Does your perfume spark joy? It may be a radically feminist question

While giving advice in a recent essay at Bois de Jasmin, perfume expert, Victoria Frolova, encouraged readers to eschew the opinions of others as much as possible and, instead, focus on scents that, for them, “spark joy.” It hadn’t occurred to me to extend this term to style and scent, despite the fact that I’m quite familiar with Kondo’s advice on decluttering.

It’s already easy to poke fun at Kondo’s work — isn’t it just quirky housekeeping advice? — and it’s even easier to trivialize when applied to the realm of perfume or fashion. Partly because of their overlap with the traditionally feminine, housekeeping, style, and beauty are easy targets in cultures that devalue women and women’s work. So, Frolova’s suggestion that readers get in touch with their own perfume pleasure, that we aim to find perfume that “sparks joy” for ourselves, can have radical consequences.

Consider for a moment, iconic scents such as Shalimar, No. 5, or Angel. As many of us discover when approaching them, it can be all too easy to confuse what we feel we should like, rather than what actually brings us joy. Certainly, we cannot automatically or instantly trust ourselves to know the truth about what we love as compared to what others would love for us to love. And, of course, part of the point of practicing Kondo’s technique with piles of socks, books, and, yes, perfume, is that we can develop the deep habit of asking the question “How do I actually feel about this?” and apply it to our larger lives. And critically, we can practice hearing our own honest response, however faint it may be.

Obviously, in a world driven by consumer marketing, awash in a sea of messages meant to constantly foment new “needs” and “desires,” it is probably not possible to fully separate out what gives one pleasure in the purest sense (whatever that might mean) from the opinions and reactions of others. Besides, we are deeply social creatures who both develop and maintain our consciousness and sense of reality through the supportive perspectives of others. It makes perfect sense, then, that we tend to find pleasure in, and desire, that which our culture, tribes and families like. There simply is no clear, constant line between what others assure me is pretty on me, be it a color, hairstyle or scent, and what I enjoy for myself.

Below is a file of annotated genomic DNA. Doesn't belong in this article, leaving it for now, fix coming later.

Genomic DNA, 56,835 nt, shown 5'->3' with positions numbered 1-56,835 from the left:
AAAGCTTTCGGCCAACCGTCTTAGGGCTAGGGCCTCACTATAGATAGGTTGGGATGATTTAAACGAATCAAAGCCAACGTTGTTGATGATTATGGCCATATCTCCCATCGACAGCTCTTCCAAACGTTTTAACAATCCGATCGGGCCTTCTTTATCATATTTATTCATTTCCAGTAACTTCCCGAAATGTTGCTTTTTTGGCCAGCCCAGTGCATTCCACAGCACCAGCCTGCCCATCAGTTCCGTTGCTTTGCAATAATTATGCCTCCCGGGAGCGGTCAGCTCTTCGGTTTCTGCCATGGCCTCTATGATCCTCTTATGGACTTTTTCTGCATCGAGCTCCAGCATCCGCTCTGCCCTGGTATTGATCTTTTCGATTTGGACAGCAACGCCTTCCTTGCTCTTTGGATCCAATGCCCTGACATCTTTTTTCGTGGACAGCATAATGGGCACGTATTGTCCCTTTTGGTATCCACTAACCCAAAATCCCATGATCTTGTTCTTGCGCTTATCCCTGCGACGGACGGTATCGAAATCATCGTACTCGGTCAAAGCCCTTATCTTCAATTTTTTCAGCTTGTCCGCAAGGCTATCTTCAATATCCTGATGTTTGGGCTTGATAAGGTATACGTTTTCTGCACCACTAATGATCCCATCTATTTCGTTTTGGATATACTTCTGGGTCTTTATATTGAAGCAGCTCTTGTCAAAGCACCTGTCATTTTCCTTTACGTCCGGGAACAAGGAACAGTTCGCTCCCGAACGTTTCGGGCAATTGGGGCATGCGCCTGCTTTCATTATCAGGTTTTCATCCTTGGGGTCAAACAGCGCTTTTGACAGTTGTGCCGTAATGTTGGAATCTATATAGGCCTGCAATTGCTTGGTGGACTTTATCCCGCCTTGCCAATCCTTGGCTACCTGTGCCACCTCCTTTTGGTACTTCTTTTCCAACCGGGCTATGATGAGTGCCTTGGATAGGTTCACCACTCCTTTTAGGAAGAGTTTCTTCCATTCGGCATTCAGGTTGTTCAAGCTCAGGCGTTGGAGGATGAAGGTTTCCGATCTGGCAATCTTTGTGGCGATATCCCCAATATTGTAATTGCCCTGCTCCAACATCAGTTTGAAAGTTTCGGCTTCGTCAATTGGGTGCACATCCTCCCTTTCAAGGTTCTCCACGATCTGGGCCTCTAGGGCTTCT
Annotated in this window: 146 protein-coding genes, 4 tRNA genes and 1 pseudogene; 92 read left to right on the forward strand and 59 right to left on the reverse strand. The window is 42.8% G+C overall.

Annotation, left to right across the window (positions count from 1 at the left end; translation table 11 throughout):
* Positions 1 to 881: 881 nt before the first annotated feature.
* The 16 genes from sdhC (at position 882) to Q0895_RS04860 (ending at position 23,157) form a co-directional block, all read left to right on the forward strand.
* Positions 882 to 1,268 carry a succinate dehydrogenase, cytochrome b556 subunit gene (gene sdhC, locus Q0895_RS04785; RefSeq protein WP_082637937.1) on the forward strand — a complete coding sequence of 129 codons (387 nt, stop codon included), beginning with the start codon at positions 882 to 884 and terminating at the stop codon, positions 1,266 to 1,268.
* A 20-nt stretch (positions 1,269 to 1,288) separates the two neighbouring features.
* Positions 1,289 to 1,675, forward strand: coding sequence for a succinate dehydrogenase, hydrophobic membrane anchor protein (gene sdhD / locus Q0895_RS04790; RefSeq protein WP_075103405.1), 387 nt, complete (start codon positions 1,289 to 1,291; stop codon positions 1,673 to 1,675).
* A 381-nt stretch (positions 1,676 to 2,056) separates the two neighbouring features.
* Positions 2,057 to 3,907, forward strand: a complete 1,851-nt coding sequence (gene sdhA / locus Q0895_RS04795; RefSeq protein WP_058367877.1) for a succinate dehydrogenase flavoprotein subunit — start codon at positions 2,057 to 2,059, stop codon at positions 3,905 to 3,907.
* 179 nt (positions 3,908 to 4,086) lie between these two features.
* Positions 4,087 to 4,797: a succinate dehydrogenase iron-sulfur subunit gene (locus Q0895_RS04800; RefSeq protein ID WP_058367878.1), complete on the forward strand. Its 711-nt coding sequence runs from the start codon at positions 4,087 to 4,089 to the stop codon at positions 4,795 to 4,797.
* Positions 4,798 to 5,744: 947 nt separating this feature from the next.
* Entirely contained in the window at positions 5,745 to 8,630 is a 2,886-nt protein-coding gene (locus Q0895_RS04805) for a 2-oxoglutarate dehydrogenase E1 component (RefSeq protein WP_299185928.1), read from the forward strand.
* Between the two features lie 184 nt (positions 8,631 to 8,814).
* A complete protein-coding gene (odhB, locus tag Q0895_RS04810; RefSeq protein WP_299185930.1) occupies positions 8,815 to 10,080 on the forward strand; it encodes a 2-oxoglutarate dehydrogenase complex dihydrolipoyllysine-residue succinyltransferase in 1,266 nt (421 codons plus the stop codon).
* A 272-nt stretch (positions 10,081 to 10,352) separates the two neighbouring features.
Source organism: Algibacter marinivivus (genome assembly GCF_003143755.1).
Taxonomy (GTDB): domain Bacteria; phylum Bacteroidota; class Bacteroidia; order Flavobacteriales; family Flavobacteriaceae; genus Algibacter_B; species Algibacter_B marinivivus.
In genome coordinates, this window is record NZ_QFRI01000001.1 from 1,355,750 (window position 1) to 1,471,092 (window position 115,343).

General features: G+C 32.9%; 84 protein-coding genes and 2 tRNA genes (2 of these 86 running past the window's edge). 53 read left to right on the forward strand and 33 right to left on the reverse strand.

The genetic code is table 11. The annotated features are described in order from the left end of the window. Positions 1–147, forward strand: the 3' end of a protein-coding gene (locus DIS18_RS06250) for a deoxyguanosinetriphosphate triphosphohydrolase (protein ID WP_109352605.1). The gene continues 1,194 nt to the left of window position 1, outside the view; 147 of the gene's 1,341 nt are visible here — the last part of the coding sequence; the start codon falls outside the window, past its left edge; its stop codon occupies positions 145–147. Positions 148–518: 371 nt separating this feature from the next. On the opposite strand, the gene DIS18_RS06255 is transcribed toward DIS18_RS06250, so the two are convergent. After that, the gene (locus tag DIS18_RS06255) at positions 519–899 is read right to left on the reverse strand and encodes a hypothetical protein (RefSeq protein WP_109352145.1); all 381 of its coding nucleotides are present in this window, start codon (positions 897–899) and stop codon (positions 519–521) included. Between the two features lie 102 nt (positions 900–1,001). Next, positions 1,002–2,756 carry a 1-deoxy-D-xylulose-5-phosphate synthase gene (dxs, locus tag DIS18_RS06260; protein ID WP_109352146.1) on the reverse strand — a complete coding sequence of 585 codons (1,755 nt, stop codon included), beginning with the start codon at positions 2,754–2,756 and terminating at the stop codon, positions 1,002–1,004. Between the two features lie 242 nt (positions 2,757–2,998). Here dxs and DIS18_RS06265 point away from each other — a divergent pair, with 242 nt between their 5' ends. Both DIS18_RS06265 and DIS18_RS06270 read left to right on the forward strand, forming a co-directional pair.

But the fact that it is not ultimately possible to tease out one’s own individual pleasures and desires from those of others does not preclude the “spark joy” question from working some gentle magic. For those accustomed to making even the most intimate, personal choices overwhelmingly through the needs and opinions of others — as many women are urged to do — it is still pretty radically feminist to stop and ask: “Who is this for?” Only in that moment may it even become possible to reflect on how much energy one spends anticipating and reacting to the presumed preferences of others, be they lovers, children, bosses, or preachers.

Partly because of the simultaneously intimate and public nature of scent, the “spark joy” game can be particularly effective in the perfume realm. If I spritz on Gold Man, Hyrax, Salome, or Kiel’s Original Musk, I do it knowing that it is for my own experience of curiosity or pleasure, given how polarizing these scents are. And, no, I do not inflict them on unwilling others. In fact, for me, perfume is often a private pleasure precisely because I am cautious about invading others’ olfactory space (despite the aggressive miasma of Tide Fresh and Chemlawn, that are routinely pumped into my olfactory environment).

For me, then, testing and discovering that which sparks joy is not about reclaiming some supposedly primordial rugged individualism in which I pretend that my likes and loves are not shaped by others. Rambo fantasies aside, human beings do not exist as meaningfully subjective beings, replete with perspectives, desires, and judgments, without the complex push and pull of relationships with others. To inquire into one’s own joy, then, may merely be a tentative starting point, asked as if one were a poet making her way through the woods. She must be willing to hear the answers, of course, and this may require facing truths that, for the most part, she would prefer to keep locked away.

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